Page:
I picked a dark blue and set it to exclusion over the icon so that it comes out darker than before, but notice how there are more shades of blue everywhere. In Rukia's black form, in the background - ZOMG BLUEY GOODNESS. Now, that's what I'm talking about.
I use Exclusion layers to darken the image, add more colour, and then pile on top adjustment layers to up the brightness/contrast/colours of everything that I want without causing the image to look too pixelated/sharp like what just happened just now with Selective colour 2 set on Soft Light.
Because Soft Light enhances shadows and boosts light and made Rukia so damn black and sharp, I lowered the Opacity of the layer. Play around with the Opacity - it can do wonders. But in the case of Exclusion layers, they're normally just set at 100% opacity. Well, at least to me. :|
5. Colour balance
- Shadows: 12, 26, 10
- Midtones: -15, 3, 24
- Highlights: -5, 3, 20
The Exclusion layer sent all matters of contrast and light to hell, so now we whip up another adjustment layer. This time, it's Colour Balance (refer to the above link that gives you the picture of my whole Photoshop program and shows the location of the Selective Colour layer - it's under the same tab).
Colour Balance, like Selective Colour, has some sub-sections as well. The three main ones are:
...OMG, I should just insert a picture.
So, when I say "Midtones: -15, 3, 24," the numbers go according to the bars under their respective sections.
Midtones are just what they are - midtones. The overall "mood" of the icon, so to speak. So in this icon, almost everything is BLUE, so whaddaya wanna do? You enhance the blues, of course! Drag the top bar to the right (increases cyans), drag the middle bar to the right (well...this one doesn't really do anything because there ain't no magenta or green in there, but what the hell) and the bottom bar to the riiiight (ups blue).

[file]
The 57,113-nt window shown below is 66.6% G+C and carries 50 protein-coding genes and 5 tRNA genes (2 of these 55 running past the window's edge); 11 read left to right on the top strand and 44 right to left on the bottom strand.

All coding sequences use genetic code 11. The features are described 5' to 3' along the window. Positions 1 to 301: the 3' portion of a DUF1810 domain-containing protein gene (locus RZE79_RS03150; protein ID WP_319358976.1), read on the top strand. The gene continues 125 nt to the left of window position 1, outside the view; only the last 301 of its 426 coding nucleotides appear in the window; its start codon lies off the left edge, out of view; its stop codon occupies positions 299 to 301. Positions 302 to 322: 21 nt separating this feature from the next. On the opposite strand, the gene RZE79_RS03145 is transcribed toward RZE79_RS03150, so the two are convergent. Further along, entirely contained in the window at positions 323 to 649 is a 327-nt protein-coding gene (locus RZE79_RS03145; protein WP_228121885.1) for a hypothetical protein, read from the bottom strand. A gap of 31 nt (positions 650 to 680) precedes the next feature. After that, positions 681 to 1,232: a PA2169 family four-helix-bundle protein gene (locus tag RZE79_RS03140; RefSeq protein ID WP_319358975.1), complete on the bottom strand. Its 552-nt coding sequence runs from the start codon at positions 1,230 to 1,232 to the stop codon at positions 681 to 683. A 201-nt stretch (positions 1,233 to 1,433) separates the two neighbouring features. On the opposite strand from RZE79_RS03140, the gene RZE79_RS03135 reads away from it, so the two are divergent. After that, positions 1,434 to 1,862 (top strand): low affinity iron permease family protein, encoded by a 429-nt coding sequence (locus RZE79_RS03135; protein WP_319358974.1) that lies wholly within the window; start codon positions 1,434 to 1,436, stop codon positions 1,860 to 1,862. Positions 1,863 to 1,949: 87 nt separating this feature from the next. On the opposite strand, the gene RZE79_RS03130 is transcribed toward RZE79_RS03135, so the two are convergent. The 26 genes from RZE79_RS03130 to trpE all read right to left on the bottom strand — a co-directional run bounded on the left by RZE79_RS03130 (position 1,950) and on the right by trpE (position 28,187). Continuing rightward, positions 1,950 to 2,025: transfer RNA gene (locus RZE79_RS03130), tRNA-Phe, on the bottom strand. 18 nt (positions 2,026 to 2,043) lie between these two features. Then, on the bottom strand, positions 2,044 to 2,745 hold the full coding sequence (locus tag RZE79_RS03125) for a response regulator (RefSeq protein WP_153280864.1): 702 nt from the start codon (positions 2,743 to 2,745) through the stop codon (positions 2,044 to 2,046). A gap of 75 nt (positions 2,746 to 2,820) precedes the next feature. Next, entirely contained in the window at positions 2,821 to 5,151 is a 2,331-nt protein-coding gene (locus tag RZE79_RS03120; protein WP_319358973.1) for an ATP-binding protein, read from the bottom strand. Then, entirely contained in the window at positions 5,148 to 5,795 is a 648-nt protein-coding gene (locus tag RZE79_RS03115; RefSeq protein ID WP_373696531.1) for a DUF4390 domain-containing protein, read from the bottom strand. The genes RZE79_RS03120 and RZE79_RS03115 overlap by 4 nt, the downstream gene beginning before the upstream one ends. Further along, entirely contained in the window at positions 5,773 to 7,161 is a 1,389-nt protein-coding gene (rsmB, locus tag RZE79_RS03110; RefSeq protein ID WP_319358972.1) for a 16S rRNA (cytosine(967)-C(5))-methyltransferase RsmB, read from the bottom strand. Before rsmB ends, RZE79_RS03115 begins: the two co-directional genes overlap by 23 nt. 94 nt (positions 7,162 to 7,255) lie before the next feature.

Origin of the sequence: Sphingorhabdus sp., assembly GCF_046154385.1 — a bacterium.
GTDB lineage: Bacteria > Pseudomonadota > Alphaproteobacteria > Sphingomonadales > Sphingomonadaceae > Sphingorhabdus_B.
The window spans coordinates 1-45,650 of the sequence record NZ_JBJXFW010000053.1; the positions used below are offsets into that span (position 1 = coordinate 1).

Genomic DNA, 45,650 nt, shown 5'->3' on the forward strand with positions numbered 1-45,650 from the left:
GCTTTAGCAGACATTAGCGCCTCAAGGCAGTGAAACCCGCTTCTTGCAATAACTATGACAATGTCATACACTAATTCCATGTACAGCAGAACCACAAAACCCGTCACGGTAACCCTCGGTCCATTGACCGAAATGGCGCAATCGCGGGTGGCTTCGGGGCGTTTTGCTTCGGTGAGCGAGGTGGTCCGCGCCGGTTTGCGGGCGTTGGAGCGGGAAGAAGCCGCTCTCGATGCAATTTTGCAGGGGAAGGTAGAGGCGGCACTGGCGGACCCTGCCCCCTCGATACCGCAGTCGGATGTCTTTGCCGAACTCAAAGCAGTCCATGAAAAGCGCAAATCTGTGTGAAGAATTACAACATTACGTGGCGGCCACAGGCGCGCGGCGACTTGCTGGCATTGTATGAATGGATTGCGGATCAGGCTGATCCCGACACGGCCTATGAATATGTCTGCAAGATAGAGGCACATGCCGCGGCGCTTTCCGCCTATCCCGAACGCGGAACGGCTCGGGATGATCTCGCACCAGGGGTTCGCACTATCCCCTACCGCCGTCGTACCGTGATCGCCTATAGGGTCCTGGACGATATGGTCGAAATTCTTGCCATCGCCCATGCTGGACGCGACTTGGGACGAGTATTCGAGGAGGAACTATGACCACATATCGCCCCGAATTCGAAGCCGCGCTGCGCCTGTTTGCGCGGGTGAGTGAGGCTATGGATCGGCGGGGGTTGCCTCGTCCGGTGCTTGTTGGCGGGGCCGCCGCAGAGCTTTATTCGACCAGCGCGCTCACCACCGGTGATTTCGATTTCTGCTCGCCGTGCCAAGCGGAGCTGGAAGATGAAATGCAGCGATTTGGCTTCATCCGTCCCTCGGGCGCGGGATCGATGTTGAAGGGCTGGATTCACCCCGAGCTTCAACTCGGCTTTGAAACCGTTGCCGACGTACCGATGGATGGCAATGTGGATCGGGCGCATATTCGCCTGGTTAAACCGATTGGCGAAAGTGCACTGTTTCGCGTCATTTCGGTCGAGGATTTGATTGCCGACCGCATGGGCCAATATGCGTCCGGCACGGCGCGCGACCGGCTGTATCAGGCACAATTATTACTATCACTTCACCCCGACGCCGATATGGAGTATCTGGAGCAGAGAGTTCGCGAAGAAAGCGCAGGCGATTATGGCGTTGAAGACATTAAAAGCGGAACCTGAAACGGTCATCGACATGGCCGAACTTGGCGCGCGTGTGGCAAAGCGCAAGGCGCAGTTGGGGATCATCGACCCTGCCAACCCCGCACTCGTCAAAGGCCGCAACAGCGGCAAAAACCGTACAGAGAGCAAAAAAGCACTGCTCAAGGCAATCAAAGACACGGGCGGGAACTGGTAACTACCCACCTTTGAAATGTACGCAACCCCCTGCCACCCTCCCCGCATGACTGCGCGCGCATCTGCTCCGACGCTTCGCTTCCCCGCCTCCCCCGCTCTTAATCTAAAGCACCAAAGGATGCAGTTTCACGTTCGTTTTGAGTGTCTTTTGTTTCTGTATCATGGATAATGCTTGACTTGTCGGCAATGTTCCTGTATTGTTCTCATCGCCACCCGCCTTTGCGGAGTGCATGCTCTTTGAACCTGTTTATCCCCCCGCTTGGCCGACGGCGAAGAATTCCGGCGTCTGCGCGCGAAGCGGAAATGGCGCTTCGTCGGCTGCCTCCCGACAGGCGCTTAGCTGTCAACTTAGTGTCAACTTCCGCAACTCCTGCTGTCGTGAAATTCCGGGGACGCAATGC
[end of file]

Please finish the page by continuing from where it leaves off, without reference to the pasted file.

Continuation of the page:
Shadows and Hightlights are just what they are as well. This is why Colour Balance can up contrast - it works in almost the same way as Selective Colouring, only that it takes care of the colouring of the ENTIRE icon in general instead of just one particular colour just as what Selective Colour does - hence, selective colour.
So in the end, the blues and cyans are enhanced, the whites and dark blues become slightly brighter. Contrast is boosted. Yayz.
6. Selective Colour 3
- Cyans: 100, 6, -3, -5
- Blues: 100, 11, 10, -13
- Whites: 0, 0, 0, -100
- Blacks: 0, 0, 0, 100
You can actually leave out this step if you like the icon as it is, but me, knowing me, I like my icons with LOTSA LOTSA CONTRAST. This is the last Selective Colour layer, I promise. Hell, we're actually done with the damn icon!
You know the drill, boost Cyans and Blues to up the pretty pretty colours (lower the blacks in Cyans and Blues so that they don't appear too bright; up the whites in Blues because Blues is darker than Cyans; lower the whites in Cyans because Cyans is lighter than Blues). In Whites, up the whites to make sure that the white outline around the moon is totally white and up the blacks in Blacks to get some shadows. HARDCORE BABEH HARDCORE.